A Purposeful Family
I cleared a path while Wendy steered the double stroller expertly through the crowd. We were attending a holiday fair in downtown San Jose with our two two year olds. Stopping at a Christmas booth, we picked out a “family” bread dough ornament with four little bear faces and the year – 1992. I bent down to fill out the form to have the ornament personalized. “Father, Mother, Child, Child,” the form read. Well, that didn’t cover us. Our kids had two mothers, or better yet, two parents. I crossed out “Father” and “Mother” and entered Wendy’s name and mine, with our son and daughter’s names beneath.
As lesbians, we had struggled for a long time to get to that little ornament. We had tried all of the options open to lesbians to start a family. After years of heartbreak and tens of thousands of dollars, we had initiated an international adoption. And finally one morning, a woman knocked at my hotel room in Lima, Peru and put my tiny dark daughter in my arms. I stared at her deep rosebud mouth, her flinty knowing eyes and decided instantaneously to also adopt a boy. My son, enormous, with spiky rust hair and a big smile, came into my life and my hotel room a few days later.
I looked down at our children, square and solid in their stroller, with shiny thick hair. They looked a lot like miniature Berenstain Bears, I thought.
When we stopped back by the booth to pick up our ornament, the man behind the counter hesitated.
“It’s not ready,” he said.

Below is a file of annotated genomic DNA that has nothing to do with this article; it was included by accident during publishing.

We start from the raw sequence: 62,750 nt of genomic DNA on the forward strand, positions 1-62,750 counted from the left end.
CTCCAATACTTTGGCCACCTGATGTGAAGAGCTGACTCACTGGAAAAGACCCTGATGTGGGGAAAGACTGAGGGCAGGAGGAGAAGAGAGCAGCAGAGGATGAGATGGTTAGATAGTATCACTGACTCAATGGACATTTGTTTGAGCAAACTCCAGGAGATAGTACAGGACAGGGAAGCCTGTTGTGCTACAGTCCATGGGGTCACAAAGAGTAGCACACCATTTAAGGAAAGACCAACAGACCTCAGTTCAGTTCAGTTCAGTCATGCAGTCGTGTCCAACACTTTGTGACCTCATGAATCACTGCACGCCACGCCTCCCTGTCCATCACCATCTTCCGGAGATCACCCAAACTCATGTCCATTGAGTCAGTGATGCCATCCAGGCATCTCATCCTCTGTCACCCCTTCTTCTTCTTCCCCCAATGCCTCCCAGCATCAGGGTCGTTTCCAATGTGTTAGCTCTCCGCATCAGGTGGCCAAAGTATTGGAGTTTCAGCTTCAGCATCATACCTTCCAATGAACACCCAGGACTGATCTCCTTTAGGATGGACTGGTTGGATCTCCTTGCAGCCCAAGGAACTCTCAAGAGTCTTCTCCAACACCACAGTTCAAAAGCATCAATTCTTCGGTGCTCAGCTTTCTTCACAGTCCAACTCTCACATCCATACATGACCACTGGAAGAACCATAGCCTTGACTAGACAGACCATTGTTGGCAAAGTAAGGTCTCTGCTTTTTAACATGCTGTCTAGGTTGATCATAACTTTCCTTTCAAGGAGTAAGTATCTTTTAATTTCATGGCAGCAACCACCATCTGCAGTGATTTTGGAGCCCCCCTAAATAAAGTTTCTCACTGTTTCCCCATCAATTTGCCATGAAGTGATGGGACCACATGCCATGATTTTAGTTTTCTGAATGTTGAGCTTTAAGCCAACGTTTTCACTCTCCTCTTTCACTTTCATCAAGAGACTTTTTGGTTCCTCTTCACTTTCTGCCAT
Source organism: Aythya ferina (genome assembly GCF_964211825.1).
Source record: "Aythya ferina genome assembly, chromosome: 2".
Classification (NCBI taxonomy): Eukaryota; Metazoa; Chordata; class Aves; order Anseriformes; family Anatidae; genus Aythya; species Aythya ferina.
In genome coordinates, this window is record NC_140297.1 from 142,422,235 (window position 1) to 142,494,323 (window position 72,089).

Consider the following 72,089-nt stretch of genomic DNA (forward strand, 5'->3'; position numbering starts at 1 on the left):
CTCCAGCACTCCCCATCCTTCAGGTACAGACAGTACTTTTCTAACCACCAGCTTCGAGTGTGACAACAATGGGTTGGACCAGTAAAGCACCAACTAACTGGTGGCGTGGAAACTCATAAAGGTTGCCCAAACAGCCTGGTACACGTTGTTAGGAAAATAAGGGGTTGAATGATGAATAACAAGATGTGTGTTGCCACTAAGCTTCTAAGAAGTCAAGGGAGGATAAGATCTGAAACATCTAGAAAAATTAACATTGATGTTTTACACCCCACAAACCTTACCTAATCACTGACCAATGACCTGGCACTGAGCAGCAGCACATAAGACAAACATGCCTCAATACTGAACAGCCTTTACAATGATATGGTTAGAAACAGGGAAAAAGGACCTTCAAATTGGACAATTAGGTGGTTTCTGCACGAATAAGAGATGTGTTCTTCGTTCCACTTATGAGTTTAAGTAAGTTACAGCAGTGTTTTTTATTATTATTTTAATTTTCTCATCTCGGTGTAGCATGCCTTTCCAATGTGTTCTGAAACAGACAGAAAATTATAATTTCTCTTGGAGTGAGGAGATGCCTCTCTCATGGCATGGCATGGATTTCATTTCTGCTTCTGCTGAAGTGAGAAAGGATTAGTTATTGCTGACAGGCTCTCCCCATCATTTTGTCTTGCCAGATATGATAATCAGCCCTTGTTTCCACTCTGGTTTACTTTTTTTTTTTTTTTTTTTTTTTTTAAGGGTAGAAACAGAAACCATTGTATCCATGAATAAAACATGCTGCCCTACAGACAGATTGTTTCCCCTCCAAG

“Okay, how much time do you need?” I asked him.
“Well, we didn’t do it,” he fumbled, the ornament in one hand and the order form in the other.
He looked back and forth between me and his wife and finally offered an explanation. “We couldn’t figure out who got the eyelashes,” he said.
THAT was it. This man was paralyzed with confusion because my family did not fit neatly into the lines on his order form – father, mother, child, child. Before starting our family, Wendy and I had thought carefully about the prejudice we might encounter. I remember Wendy saying, “We can’t base our decisions on what Uncle Al might think at Christmas dinner.” But frankly, a scenario like this one had never crossed my mind.
My voice shaking only a little, I told the boothkeeper, “In our family, we all get eyelashes.”
Today my son has grown into a proud, independent young man who exudes a gentle calmness. My daughter’s great concern for the wellbeing of our world is mixed with more than a little devilishness. They are both preparing to go away to college in the fall –good good kids.
Wendy and I did not marry when San Francisco gave us the option. We never felt the need; there was no question to us that we were a family in all senses of the word. Pre -election, my daughter made a 10 foot “Equality for All” sign for our balcony. My son quietly tracked Proposition 8 results in his room. Emerging finally, he said, “I don’t get it.”
Besides a thin film of sadness, and my children’s emerging awareness that many people do not think like we do, there is no difference in our household. We will, in a few weeks, put up our Christmas tree and hang that beat up ornament with smiling bear faces – all of them eyelashed. We will sit down together, exchange a few gifts, and enjoy the richness of each other. In this I believe – family is purposeful, not legislated. You make it out of a few big choices and thousands of little ones. We have made our choices, and they are wonderful. There is nothing more to say.
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